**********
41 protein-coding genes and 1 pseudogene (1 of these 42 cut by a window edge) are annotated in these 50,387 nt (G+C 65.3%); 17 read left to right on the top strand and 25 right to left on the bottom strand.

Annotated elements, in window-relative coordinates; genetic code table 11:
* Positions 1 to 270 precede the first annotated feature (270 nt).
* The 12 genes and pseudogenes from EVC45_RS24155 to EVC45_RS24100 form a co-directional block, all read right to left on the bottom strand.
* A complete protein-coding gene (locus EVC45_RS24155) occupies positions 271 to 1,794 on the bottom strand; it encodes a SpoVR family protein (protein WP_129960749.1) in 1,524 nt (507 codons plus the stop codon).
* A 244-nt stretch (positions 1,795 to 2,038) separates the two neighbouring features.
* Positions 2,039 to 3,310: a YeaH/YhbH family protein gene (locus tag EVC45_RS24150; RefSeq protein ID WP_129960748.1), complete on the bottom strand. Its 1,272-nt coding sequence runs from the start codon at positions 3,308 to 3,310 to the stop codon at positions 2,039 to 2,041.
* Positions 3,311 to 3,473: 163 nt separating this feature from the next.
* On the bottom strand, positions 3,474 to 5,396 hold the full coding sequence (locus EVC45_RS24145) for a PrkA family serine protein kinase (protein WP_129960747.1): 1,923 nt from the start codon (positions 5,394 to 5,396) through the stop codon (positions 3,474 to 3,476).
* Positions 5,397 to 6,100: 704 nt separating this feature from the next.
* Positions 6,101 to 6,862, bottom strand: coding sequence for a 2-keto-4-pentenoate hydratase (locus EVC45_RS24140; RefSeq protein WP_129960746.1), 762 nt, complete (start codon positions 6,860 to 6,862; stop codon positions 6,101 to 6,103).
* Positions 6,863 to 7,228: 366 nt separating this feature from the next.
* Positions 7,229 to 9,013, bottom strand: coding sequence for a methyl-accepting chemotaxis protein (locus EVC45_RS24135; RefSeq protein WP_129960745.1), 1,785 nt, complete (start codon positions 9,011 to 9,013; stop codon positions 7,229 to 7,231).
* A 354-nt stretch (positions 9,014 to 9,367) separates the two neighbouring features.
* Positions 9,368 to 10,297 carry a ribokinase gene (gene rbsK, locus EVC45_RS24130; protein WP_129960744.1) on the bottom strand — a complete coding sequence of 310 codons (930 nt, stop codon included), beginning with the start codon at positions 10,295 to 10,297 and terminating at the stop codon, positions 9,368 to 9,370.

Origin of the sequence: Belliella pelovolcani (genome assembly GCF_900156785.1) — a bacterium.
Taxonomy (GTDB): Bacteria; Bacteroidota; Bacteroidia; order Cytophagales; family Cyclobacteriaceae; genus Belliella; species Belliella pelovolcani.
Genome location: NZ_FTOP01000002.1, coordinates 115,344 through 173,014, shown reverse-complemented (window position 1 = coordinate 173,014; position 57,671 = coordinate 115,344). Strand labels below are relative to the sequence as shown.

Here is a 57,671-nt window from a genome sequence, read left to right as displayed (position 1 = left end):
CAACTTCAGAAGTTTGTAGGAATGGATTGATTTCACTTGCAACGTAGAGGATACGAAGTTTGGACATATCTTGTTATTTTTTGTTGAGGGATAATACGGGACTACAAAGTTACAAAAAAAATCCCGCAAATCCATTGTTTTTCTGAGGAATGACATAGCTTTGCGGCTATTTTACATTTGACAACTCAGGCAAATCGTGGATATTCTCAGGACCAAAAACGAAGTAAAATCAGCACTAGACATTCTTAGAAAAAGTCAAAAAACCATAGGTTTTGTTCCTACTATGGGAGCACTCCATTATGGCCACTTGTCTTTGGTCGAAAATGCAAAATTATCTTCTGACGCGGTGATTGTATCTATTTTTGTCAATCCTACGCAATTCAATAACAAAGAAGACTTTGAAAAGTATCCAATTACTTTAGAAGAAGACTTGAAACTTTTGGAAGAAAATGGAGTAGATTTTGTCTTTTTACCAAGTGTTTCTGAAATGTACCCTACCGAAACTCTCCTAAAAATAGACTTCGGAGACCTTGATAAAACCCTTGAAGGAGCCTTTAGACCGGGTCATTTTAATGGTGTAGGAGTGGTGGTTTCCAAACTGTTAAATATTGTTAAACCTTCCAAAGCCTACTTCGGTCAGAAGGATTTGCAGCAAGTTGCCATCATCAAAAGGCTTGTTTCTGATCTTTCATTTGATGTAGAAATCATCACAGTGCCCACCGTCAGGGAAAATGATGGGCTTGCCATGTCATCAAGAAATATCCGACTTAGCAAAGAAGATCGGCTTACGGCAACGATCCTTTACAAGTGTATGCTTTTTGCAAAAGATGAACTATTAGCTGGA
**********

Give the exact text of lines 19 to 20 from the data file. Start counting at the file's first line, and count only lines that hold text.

Here is a 57,671-nt window from a genome sequence, read left to right as displayed (position 1 = left end):
CAACTTCAGAAGTTTGTAGGAATGGATTGATTTCACTTGCAACGTAGAGGATACGAAGTTTGGACATATCTTGTTATTTTTTGTTGAGGGATAATACGGGACTACAAAGTTACAAAAAAAATCCCGCAAATCCATTGTTTTTCTGAGGAATGACATAGCTTTGCGGCTATTTTACATTTGACAACTCAGGCAAATCGTGGATATTCTCAGGACCAAAAACGAAGTAAAATCAGCACTAGACATTCTTAGAAAAAGTCAAAAAACCATAGGTTTTGTTCCTACTATGGGAGCACTCCATTATGGCCACTTGTCTTTGGTCGAAAATGCAAAATTATCTTCTGACGCGGTGATTGTATCTATTTTTGTCAATCCTACGCAATTCAATAACAAAGAAGACTTTGAAAAGTATCCAATTACTTTAGAAGAAGACTTGAAACTTTTGGAAGAAAATGGAGTAGATTTTGTCTTTTTACCAAGTGTTTCTGAAATGTACCCTACCGAAACTCTCCTAAAAATAGACTTCGGAGACCTTGATAAAACCCTTGAAGGAGCCTTTAGACCGGGTCATTTTAATGGTGTAGGAGTGGTGGTTTCCAAACTGTTAAATATTGTTAAACCTTCCAAAGCCTACTTCGGTCAGAAGGATTTGCAGCAAGTTGCCATCATCAAAAGGCTTGTTTCTGATCTTTCATTTGATGTAGAAATCATCACAGTGCCCACCGTCAGGGAAAATGATGGGCTTGCCATGTCATCAAGAAATATCCGACTTAGCAAAGAAGATCGGCTTACGGCAACGATCCTTTACAAGTGTATGCTTTTTGCAAAAGATGAACTATTAGCTGGA